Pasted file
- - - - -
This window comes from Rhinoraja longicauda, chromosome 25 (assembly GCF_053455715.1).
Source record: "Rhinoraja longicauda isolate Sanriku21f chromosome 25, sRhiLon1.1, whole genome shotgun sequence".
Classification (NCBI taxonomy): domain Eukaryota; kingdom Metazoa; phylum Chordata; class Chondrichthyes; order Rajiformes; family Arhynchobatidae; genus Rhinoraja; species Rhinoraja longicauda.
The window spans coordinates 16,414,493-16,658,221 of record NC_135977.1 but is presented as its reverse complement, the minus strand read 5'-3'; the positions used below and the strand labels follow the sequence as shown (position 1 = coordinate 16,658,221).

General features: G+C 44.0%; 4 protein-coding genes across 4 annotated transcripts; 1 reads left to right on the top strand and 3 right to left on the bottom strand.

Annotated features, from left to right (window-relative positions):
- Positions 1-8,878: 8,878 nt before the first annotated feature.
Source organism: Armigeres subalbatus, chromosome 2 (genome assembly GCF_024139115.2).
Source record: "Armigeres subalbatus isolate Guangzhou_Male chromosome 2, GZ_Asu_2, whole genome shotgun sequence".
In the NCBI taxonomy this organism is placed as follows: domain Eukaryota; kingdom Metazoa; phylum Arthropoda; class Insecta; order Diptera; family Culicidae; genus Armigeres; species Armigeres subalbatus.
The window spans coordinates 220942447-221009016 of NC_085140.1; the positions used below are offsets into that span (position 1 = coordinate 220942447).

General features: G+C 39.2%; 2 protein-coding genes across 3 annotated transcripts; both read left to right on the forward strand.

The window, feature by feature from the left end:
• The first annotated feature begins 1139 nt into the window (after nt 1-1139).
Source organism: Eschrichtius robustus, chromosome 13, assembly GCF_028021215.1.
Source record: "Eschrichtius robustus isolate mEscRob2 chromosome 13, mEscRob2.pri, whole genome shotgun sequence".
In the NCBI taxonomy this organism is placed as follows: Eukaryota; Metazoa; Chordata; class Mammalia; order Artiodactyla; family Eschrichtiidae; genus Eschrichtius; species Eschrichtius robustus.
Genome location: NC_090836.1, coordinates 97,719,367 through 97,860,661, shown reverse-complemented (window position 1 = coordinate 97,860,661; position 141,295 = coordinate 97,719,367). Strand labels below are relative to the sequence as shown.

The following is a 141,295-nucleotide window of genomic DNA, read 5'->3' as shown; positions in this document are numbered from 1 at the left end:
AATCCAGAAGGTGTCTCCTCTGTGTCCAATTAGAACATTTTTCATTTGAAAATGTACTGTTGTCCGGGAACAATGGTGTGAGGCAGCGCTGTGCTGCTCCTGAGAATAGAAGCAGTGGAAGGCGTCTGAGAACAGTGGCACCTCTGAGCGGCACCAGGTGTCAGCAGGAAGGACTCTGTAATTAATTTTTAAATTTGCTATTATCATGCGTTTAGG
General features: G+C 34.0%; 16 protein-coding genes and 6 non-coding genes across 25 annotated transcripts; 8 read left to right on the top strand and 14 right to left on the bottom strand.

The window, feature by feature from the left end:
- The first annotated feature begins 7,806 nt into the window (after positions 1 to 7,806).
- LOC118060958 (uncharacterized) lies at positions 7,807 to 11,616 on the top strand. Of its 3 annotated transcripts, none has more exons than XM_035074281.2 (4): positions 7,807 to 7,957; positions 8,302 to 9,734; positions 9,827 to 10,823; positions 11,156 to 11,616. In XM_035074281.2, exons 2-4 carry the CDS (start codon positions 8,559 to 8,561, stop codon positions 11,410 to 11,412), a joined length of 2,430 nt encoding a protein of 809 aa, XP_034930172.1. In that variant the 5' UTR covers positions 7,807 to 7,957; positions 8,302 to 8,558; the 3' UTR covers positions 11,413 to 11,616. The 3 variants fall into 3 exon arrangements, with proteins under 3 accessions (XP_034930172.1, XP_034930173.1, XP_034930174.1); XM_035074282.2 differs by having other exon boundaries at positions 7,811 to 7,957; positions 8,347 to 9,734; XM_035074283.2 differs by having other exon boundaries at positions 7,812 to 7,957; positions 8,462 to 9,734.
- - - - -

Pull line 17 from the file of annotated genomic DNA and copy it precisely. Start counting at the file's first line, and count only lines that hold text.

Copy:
In the NCBI taxonomy this organism is placed as follows: Eukaryota; Metazoa; Chordata; class Mammalia; order Artiodactyla; family Eschrichtiidae; genus Eschrichtius; species Eschrichtius robustus.